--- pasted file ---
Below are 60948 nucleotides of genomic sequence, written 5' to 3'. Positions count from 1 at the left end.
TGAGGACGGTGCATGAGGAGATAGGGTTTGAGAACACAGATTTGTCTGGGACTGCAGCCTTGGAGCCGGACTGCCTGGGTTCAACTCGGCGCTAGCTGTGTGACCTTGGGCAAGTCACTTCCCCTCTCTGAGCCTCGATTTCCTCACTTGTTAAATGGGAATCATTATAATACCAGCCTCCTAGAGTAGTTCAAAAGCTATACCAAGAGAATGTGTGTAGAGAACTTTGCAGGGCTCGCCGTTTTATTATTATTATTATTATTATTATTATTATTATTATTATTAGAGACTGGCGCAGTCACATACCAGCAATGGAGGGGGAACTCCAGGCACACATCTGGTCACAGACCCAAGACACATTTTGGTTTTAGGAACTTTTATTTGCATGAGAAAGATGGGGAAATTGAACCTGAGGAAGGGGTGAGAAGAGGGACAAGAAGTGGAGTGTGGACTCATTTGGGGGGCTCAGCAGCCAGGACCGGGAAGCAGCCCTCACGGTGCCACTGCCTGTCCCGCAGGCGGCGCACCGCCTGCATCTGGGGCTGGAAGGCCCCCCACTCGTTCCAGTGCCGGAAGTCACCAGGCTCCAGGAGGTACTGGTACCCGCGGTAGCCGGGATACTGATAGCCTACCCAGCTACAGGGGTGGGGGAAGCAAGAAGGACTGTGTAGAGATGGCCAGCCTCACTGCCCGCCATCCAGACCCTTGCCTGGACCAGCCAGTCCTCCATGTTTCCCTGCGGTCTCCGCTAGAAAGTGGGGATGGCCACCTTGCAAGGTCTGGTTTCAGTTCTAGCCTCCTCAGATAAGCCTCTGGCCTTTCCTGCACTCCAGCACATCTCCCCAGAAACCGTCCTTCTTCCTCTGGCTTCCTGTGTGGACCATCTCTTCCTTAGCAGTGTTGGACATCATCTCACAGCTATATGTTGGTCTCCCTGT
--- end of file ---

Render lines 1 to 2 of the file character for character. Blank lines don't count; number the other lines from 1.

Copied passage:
Below are 60948 nucleotides of genomic sequence, written 5' to 3'. Positions count from 1 at the left end.
TGAGGACGGTGCATGAGGAGATAGGGTTTGAGAACACAGATTTGTCTGGGACTGCAGCCTTGGAGCCGGACTGCCTGGGTTCAACTCGGCGCTAGCTGTGTGACCTTGGGCAAGTCACTTCCCCTCTCTGAGCCTCGATTTCCTCACTTGTTAAATGGGAATCATTATAATACCAGCCTCCTAGAGTAGTTCAAAAGCTATACCAAGAGAATGTGTGTAGAGAACTTTGCAGGGCTCGCCGTTTTATTATTATTATTATTATTATTATTATTATTATTATTATTAGAGACTGGCGCAGTCACATACCAGCAATGGAGGGGGAACTCCAGGCACACATCTGGTCACAGACCCAAGACACATTTTGGTTTTAGGAACTTTTATTTGCATGAGAAAGATGGGGAAATTGAACCTGAGGAAGGGGTGAGAAGAGGGACAAGAAGTGGAGTGTGGACTCATTTGGGGGGCTCAGCAGCCAGGACCGGGAAGCAGCCCTCACGGTGCCACTGCCTGTCCCGCAGGCGGCGCACCGCCTGCATCTGGGGCTGGAAGGCCCCCCACTCGTTCCAGTGCCGGAAGTCACCAGGCTCCAGGAGGTACTGGTACCCGCGGTAGCCGGGATACTGATAGCCTACCCAGCTACAGGGGTGGGGGAAGCAAGAAGGACTGTGTAGAGATGGCCAGCCTCACTGCCCGCCATCCAGACCCTTGCCTGGACCAGCCAGTCCTCCATGTTTCCCTGCGGTCTCCGCTAGAAAGTGGGGATGGCCACCTTGCAAGGTCTGGTTTCAGTTCTAGCCTCCTCAGATAAGCCTCTGGCCTTTCCTGCACTCCAGCACATCTCCCCAGAAACCGTCCTTCTTCCTCTGGCTTCCTGTGTGGACCATCTCTTCCTTAGCAGTGTTGGACATCATCTCACAGCTATATGTTGGTCTCCCTGT